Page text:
Our front desk guy now says, “Well, you can use the fridge in our kitchen.
Hmm: This is down one floor and a 100 yards or so south toward the Mackinac Bridge. Lon says, “Uh, no thank you. How about you get some ice for our soft cooler?”
Says the boyish deskman, “There’s an ice machine.”
She says, down a floor, and as I told you on the phone, it’s empty.”
“Huh, how much ice?”
She gives him the soft cooler and off he goes, back a while later with it half full of ice, just as we wanted it. Ahh.
“Well, what about later?” she asks, “or tomorrow, if we need more ice?”
Answer: “I won’t be on duty, you’ll have to ask whoever is. He adds, “Sorry,” And boogies, exiting stage left, followed by bear. Wait,wait, I’m confused. That was a stage direction in THE WINTER’S TALE, and this is supposed to reality (albeit coming off rather surreally).
This is deep summer in Da Yoop A.T.B. (Above the Bride)You have to understand that, up here it can be minus 50f, and you will not hear a single remark about the temperature, nada, but let it nudge 80f and you will quickly here schemes ranging from suicide to homicide. But likewise you will not hear any local talk of taking a swim-dip in Lake Superior because that would surely bring a serious case of LSD for any fool who tries. (LSD means “ Lake Superior Dick.” Think of major organ withdrawal, a small animal seeking a cave near the spine for as long a hibernation as may be necessary.)
Back to the altitude situation (2d floor vs 1st): In the baggage drill from the Ford (the new vehicle has not yet earned a name of its own) it is 58 stairs per round-trip with baggage. X 10 reps = a baggage drill of 580 stairs. In high-80, humid weather. Sweet. A person my age counts such things, for the law-suits to follow, but we complete the mission without heart stoppages and then recon the swanky digs with a white-glove walk-through. Items noted:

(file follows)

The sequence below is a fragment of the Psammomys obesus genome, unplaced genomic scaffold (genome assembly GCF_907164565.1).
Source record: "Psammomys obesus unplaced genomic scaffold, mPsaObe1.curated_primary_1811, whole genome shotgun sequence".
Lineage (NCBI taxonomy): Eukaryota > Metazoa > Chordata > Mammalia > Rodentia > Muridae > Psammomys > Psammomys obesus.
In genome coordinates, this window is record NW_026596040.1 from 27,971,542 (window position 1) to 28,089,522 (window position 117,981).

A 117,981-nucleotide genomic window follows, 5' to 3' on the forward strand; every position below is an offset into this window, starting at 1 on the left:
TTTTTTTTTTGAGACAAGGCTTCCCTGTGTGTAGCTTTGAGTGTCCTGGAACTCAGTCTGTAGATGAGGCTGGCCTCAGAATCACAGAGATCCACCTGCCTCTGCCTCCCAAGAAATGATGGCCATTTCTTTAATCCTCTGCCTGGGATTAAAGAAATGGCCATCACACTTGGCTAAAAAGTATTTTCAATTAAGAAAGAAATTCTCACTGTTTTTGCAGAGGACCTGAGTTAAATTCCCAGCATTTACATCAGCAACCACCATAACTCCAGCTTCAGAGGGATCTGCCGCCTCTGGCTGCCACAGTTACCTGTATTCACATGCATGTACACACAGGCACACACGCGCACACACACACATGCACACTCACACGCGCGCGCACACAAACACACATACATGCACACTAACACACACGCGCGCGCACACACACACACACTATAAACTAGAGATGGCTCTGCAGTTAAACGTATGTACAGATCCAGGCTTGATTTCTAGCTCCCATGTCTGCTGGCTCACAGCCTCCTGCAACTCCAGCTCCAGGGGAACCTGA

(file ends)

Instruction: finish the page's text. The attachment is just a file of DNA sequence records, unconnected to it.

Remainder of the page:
- Light bulb burned out over the sink.
- The heat lamp is burned out.
- A partial, nearly depleted TP roll hangs sadly on the holder, and there is no extra roll in the room or anywhere we can find.
- A promo card in the Jaques (Pronounced Jakes, which once upon a time meant Loo) proclaims how the shower curtain is curved for more space…and also has a sheer panel to let in more light. From what, two less light sources? A = B = ZZ?
- I also noticed that at the north end of said ballyhooed shower curtain, at the south end of the rod, a screw is loose, hanging and verging on giving way to to gravity. Note to self, put no weight on shower curtain rod.Yipes.
- Towels are advertised for sale. The bath towels are standard non-deluxe hotel size, which means twins of our dish towels at home. And they think people want to buy such junk? Chain think here, HQ Marketing-Think. Stoopid.
- The towel rack has two rods on the rack, which is hanging directly over the toilet. The top one is broken and flopping down at 20-30 degrees. Being that gravity allegedly does not apply in the Mystery Spot some miles west of Iggy, it certainly applies here at thae bridge, and the towel rack sagging directly over the toilet makes one a bit apprehensive.
- The heat lamp is not working. When one turns it on it emits a sound somewhere between bare feet walking on broken glass and cannibals hacking bone and muscle into some sort of edible gruel with machetes. Tres